Students using laptops in the classroom Photo by Wikimedia / original article

Advances in technology are generally seen as a good thing in our society. Remember the adding machine? Remember the calculator? For the most part, these tools have moved aside for newer models (such as the smartphone). But there are still a few last frontiers where technology is seen as, at best, a double-edged sword. One of these has long been the classroom.

Debates about laptops in the classroom aren’t new, but have grown increasingly vehement. On the one hand, psychological studies have shown that simply having a laptop near you (much less actually using one yourself) is more distracting than taking notes longhand. Moreover, laptop note-takers tend to learn material less deeply than longhand note-takers. On the other hand, there are many reasons for using a laptop: disability, poor handwriting, and the ability to share notes more easily are the most obvious.

The simple solution would be to grant a blanket exemption to those with documented disabilities. But this answer is increasingly unpopular as more and more studies show that students with disabilities — even ‘invisible’ learning disabilities — are more frequent targets of peer and instructor harassment (bullying; see links below). Depending on the class, this stigma may put students at risk.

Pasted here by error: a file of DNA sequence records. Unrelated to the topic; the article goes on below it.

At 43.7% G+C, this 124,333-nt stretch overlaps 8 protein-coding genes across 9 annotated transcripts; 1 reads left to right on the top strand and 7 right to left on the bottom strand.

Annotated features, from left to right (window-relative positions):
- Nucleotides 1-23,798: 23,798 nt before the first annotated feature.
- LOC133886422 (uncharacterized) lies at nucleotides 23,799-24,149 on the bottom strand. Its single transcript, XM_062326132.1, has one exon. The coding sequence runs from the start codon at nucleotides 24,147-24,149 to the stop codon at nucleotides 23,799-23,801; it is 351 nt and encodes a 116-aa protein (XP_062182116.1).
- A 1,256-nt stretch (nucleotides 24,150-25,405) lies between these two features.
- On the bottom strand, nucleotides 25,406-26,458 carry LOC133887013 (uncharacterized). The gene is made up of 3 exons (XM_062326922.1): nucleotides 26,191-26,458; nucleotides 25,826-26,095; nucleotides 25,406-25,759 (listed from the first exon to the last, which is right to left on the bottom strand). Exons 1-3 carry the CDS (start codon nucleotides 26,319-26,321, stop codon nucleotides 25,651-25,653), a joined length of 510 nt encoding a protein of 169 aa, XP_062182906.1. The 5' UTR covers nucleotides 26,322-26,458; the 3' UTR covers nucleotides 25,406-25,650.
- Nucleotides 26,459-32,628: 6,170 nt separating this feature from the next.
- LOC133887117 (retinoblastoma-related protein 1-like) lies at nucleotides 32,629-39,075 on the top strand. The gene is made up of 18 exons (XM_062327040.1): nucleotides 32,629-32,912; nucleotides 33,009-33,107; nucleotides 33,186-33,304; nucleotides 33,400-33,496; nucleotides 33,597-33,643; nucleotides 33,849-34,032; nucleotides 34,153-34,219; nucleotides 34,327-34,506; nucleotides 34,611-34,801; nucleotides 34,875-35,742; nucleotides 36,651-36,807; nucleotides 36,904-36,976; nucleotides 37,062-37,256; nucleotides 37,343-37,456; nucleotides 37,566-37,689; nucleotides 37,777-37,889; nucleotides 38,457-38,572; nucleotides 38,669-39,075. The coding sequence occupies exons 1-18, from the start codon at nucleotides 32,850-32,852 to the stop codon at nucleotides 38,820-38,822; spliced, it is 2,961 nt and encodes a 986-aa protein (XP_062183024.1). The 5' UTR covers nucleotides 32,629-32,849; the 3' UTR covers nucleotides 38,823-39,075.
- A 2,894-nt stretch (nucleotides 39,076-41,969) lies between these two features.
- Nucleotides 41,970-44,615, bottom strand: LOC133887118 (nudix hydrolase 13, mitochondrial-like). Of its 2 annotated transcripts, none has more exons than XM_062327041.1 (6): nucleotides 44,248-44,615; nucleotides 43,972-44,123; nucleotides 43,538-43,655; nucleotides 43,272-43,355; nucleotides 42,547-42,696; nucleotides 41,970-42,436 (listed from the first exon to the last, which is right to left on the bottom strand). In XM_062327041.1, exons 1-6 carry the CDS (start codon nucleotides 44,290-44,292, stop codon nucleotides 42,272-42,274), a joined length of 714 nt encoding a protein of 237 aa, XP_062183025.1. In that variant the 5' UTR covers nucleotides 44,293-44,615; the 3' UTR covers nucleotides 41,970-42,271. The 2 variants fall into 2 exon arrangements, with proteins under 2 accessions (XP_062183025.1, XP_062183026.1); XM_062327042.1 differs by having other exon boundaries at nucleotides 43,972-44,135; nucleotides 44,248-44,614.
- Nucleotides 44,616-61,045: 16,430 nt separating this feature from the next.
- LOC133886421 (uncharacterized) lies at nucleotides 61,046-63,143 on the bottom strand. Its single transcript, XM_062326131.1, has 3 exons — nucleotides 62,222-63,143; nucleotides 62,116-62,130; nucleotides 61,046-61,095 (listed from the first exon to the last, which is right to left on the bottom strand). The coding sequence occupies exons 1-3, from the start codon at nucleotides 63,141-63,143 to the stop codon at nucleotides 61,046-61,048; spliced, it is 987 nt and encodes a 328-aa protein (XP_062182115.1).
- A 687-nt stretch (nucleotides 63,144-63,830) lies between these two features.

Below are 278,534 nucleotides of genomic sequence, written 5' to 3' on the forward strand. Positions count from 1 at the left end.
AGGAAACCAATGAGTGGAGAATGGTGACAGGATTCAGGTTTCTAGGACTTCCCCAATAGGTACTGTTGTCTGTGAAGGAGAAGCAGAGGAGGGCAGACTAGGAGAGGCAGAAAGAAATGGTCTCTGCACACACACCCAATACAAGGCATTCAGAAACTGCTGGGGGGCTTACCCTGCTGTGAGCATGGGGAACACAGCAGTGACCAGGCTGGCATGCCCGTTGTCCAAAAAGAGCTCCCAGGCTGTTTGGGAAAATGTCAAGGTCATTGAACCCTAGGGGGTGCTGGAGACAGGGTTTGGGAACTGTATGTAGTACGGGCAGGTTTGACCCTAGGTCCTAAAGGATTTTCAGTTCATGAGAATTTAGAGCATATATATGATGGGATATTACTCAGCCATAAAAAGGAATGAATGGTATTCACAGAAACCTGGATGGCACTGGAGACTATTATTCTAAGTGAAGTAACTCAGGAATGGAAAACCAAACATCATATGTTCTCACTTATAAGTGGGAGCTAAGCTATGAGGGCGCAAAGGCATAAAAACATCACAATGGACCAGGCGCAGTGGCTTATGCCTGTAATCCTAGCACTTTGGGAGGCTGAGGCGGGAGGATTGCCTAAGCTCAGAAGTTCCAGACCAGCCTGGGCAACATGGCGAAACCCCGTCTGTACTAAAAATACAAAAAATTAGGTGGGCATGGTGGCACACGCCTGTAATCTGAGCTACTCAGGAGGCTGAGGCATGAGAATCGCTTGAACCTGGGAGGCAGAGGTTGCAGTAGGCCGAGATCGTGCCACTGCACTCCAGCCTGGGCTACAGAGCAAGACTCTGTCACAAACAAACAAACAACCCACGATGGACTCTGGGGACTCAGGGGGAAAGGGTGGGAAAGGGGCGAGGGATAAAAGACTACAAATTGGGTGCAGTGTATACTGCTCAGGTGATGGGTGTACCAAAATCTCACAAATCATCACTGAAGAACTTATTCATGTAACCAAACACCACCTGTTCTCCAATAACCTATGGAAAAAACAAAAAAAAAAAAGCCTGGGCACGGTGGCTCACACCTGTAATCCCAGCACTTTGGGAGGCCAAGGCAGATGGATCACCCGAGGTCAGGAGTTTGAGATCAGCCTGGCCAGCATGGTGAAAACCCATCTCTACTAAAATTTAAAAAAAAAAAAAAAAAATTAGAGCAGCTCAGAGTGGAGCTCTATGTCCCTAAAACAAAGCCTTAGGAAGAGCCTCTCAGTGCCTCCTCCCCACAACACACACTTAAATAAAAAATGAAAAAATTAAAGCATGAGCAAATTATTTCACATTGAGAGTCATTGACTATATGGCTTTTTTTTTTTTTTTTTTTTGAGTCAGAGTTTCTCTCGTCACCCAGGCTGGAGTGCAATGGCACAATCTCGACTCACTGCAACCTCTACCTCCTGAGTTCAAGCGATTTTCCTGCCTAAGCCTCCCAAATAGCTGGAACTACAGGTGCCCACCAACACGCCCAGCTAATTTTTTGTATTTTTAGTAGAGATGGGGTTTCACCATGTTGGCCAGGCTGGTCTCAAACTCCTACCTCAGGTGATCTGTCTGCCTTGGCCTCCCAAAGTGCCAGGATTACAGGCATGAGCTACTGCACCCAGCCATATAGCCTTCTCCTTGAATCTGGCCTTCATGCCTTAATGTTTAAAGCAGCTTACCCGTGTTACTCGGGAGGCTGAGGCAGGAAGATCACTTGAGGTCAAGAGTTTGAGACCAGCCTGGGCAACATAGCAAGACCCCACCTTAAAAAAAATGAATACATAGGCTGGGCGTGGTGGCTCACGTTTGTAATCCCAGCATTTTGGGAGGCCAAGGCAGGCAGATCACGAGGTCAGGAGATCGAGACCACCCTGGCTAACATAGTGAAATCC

Others are turning to instructional integration of technology to help made personal computers less distracting. The problem here is that everyone needs to have access; this is not always true even at the university level, and certainly not in K-12. Although specialized classrooms for learning and technology have existed for years, it’s impractical and not cost-effective to do this across-the-board — yet.

More recently, the debate has turned to questions not just of how students use their computers in the classroom, but even how they do their homework. One professor complained that online reading, whether on a computer, e-reader, or tablet, offers a more superficial reading experience. Although some have argued that her own arguments are superficial, others have suggested that she is correct — deep understanding cannot be achieved via screen.

Clearly, there is much still to learn about the role of computing in a classroom setting. Some of the differences may be due to personal preference, self-control, and degree of distraction, but at this point, there is no conclusive evidence for or against digital approaches to learning.

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About the Author: Jaclyn Neel is a visiting Assistant Professor in Ancient History at York University in Toronto, Ontario.